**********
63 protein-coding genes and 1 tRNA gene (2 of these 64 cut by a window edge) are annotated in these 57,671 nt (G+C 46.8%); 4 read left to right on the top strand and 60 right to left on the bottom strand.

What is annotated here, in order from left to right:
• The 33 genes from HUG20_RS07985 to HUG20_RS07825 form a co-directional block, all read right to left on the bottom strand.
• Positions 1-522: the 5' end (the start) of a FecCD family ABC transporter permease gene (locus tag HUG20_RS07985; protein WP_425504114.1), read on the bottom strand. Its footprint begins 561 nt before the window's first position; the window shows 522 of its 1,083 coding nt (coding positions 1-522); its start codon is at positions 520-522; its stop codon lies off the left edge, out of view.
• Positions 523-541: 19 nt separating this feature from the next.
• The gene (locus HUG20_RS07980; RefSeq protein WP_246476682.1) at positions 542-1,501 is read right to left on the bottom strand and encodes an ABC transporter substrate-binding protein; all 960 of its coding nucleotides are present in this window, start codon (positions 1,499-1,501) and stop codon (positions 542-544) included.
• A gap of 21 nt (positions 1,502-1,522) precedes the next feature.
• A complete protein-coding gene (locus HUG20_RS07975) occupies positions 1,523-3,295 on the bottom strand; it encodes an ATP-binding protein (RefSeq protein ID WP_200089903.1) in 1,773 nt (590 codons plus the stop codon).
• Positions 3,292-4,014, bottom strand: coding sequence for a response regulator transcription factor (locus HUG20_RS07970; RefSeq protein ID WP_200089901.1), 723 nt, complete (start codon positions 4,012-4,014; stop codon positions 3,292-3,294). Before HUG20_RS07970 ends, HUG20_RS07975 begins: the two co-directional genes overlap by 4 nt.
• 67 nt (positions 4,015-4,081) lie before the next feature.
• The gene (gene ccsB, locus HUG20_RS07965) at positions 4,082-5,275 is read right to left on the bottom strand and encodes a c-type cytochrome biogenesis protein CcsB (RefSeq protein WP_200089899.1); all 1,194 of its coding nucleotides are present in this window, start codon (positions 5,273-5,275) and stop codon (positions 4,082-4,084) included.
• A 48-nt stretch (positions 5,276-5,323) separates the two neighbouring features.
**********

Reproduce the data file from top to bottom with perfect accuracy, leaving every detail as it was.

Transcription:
63 protein-coding genes and 1 tRNA gene (2 of these 64 cut by a window edge) are annotated in these 57,671 nt (G+C 46.8%); 4 read left to right on the top strand and 60 right to left on the bottom strand.

What is annotated here, in order from left to right:
• The 33 genes from HUG20_RS07985 to HUG20_RS07825 form a co-directional block, all read right to left on the bottom strand.
• Positions 1-522: the 5' end (the start) of a FecCD family ABC transporter permease gene (locus tag HUG20_RS07985; protein WP_425504114.1), read on the bottom strand. Its footprint begins 561 nt before the window's first position; the window shows 522 of its 1,083 coding nt (coding positions 1-522); its start codon is at positions 520-522; its stop codon lies off the left edge, out of view.
• Positions 523-541: 19 nt separating this feature from the next.
• The gene (locus HUG20_RS07980; RefSeq protein WP_246476682.1) at positions 542-1,501 is read right to left on the bottom strand and encodes an ABC transporter substrate-binding protein; all 960 of its coding nucleotides are present in this window, start codon (positions 1,499-1,501) and stop codon (positions 542-544) included.
• A gap of 21 nt (positions 1,502-1,522) precedes the next feature.
• A complete protein-coding gene (locus HUG20_RS07975) occupies positions 1,523-3,295 on the bottom strand; it encodes an ATP-binding protein (RefSeq protein ID WP_200089903.1) in 1,773 nt (590 codons plus the stop codon).
• Positions 3,292-4,014, bottom strand: coding sequence for a response regulator transcription factor (locus HUG20_RS07970; RefSeq protein ID WP_200089901.1), 723 nt, complete (start codon positions 4,012-4,014; stop codon positions 3,292-3,294). Before HUG20_RS07970 ends, HUG20_RS07975 begins: the two co-directional genes overlap by 4 nt.
• 67 nt (positions 4,015-4,081) lie before the next feature.
• The gene (gene ccsB, locus HUG20_RS07965) at positions 4,082-5,275 is read right to left on the bottom strand and encodes a c-type cytochrome biogenesis protein CcsB (RefSeq protein WP_200089899.1); all 1,194 of its coding nucleotides are present in this window, start codon (positions 5,273-5,275) and stop codon (positions 4,082-4,084) included.
• A 48-nt stretch (positions 5,276-5,323) separates the two neighbouring features.